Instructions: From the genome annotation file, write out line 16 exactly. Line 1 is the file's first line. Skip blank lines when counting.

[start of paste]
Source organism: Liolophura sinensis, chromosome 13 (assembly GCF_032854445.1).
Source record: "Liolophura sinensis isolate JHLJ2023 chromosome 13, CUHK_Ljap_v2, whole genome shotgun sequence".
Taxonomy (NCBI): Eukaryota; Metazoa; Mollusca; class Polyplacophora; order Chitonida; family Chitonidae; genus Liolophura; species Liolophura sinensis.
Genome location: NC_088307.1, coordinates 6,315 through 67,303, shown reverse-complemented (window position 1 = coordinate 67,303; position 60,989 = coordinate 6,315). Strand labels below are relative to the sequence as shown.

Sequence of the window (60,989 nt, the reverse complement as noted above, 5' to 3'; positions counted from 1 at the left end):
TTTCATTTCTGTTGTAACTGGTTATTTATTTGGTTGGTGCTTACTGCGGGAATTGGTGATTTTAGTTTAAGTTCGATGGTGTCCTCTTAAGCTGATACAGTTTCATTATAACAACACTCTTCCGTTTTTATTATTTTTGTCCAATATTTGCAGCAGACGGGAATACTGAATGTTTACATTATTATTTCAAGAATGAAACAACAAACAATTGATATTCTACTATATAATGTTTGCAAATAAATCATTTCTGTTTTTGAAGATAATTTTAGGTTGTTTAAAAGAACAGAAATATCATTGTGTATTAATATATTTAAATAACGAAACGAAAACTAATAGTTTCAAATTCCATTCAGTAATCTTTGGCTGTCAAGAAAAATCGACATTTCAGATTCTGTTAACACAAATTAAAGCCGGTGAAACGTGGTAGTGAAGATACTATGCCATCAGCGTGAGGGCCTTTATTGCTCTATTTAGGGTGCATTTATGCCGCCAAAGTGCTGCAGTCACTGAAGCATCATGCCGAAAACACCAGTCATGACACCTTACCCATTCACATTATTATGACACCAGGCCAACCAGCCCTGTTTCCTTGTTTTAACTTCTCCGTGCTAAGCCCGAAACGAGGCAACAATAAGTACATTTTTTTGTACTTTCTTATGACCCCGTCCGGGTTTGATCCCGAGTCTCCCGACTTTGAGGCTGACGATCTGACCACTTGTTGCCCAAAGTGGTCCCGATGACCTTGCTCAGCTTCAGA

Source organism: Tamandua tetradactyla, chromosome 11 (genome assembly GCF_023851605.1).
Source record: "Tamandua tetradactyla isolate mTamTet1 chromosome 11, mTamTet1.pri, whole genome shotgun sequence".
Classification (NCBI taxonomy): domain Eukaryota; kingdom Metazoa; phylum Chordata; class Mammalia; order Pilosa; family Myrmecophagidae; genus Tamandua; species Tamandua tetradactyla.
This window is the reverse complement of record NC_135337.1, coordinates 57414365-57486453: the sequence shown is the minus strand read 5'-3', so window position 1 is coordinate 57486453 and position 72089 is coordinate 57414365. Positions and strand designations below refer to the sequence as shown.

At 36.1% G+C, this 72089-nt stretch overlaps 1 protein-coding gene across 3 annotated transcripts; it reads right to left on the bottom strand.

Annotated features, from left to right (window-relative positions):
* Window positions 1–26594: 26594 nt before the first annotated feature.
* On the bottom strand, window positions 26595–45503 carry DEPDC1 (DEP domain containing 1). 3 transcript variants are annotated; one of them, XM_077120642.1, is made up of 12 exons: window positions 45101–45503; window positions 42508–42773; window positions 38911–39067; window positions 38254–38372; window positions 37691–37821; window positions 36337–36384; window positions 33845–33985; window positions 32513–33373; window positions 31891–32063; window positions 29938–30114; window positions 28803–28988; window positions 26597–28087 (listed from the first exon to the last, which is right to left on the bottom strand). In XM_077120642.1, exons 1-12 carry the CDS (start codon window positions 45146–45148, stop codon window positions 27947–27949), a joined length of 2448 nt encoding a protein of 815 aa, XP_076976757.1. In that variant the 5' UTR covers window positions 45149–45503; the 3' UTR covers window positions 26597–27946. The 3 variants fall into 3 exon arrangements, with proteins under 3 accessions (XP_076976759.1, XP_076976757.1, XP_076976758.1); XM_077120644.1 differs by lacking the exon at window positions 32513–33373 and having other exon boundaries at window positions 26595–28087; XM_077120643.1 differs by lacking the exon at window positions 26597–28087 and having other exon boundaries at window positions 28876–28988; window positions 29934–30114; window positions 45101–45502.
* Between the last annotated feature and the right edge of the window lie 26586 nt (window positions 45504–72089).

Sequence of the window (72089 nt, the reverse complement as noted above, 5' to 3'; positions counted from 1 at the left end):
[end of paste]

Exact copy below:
Sequence of the window (72089 nt, the reverse complement as noted above, 5' to 3'; positions counted from 1 at the left end):